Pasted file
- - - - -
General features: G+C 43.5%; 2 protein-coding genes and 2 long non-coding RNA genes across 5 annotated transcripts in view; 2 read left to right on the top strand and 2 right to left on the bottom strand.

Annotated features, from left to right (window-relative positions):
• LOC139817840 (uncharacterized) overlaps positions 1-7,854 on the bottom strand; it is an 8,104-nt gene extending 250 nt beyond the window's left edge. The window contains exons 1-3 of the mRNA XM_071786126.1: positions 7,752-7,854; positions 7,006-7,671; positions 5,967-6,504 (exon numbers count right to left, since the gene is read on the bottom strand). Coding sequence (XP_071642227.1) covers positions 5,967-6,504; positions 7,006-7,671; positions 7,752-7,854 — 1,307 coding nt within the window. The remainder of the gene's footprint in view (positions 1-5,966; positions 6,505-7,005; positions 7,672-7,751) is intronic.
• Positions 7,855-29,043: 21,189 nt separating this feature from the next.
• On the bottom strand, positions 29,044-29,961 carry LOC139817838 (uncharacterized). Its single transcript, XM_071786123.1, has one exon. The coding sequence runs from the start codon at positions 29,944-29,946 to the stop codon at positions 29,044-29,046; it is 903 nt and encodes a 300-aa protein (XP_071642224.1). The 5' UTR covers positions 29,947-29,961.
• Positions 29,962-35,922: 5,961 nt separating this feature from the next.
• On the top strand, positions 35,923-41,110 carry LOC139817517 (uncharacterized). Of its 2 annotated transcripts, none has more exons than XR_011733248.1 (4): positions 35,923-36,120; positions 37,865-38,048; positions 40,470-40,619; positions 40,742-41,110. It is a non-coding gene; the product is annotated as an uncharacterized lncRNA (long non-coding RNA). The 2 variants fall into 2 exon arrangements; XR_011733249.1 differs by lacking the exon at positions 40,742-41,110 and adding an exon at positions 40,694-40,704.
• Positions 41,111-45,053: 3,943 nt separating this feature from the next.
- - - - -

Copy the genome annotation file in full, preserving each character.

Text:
General features: G+C 43.5%; 2 protein-coding genes and 2 long non-coding RNA genes across 5 annotated transcripts in view; 2 read left to right on the top strand and 2 right to left on the bottom strand.

Annotated features, from left to right (window-relative positions):
• LOC139817840 (uncharacterized) overlaps positions 1-7,854 on the bottom strand; it is an 8,104-nt gene extending 250 nt beyond the window's left edge. The window contains exons 1-3 of the mRNA XM_071786126.1: positions 7,752-7,854; positions 7,006-7,671; positions 5,967-6,504 (exon numbers count right to left, since the gene is read on the bottom strand). Coding sequence (XP_071642227.1) covers positions 5,967-6,504; positions 7,006-7,671; positions 7,752-7,854 — 1,307 coding nt within the window. The remainder of the gene's footprint in view (positions 1-5,966; positions 6,505-7,005; positions 7,672-7,751) is intronic.
• Positions 7,855-29,043: 21,189 nt separating this feature from the next.
• On the bottom strand, positions 29,044-29,961 carry LOC139817838 (uncharacterized). Its single transcript, XM_071786123.1, has one exon. The coding sequence runs from the start codon at positions 29,944-29,946 to the stop codon at positions 29,044-29,046; it is 903 nt and encodes a 300-aa protein (XP_071642224.1). The 5' UTR covers positions 29,947-29,961.
• Positions 29,962-35,922: 5,961 nt separating this feature from the next.
• On the top strand, positions 35,923-41,110 carry LOC139817517 (uncharacterized). Of its 2 annotated transcripts, none has more exons than XR_011733248.1 (4): positions 35,923-36,120; positions 37,865-38,048; positions 40,470-40,619; positions 40,742-41,110. It is a non-coding gene; the product is annotated as an uncharacterized lncRNA (long non-coding RNA). The 2 variants fall into 2 exon arrangements; XR_011733249.1 differs by lacking the exon at positions 40,742-41,110 and adding an exon at positions 40,694-40,704.
• Positions 41,111-45,053: 3,943 nt separating this feature from the next.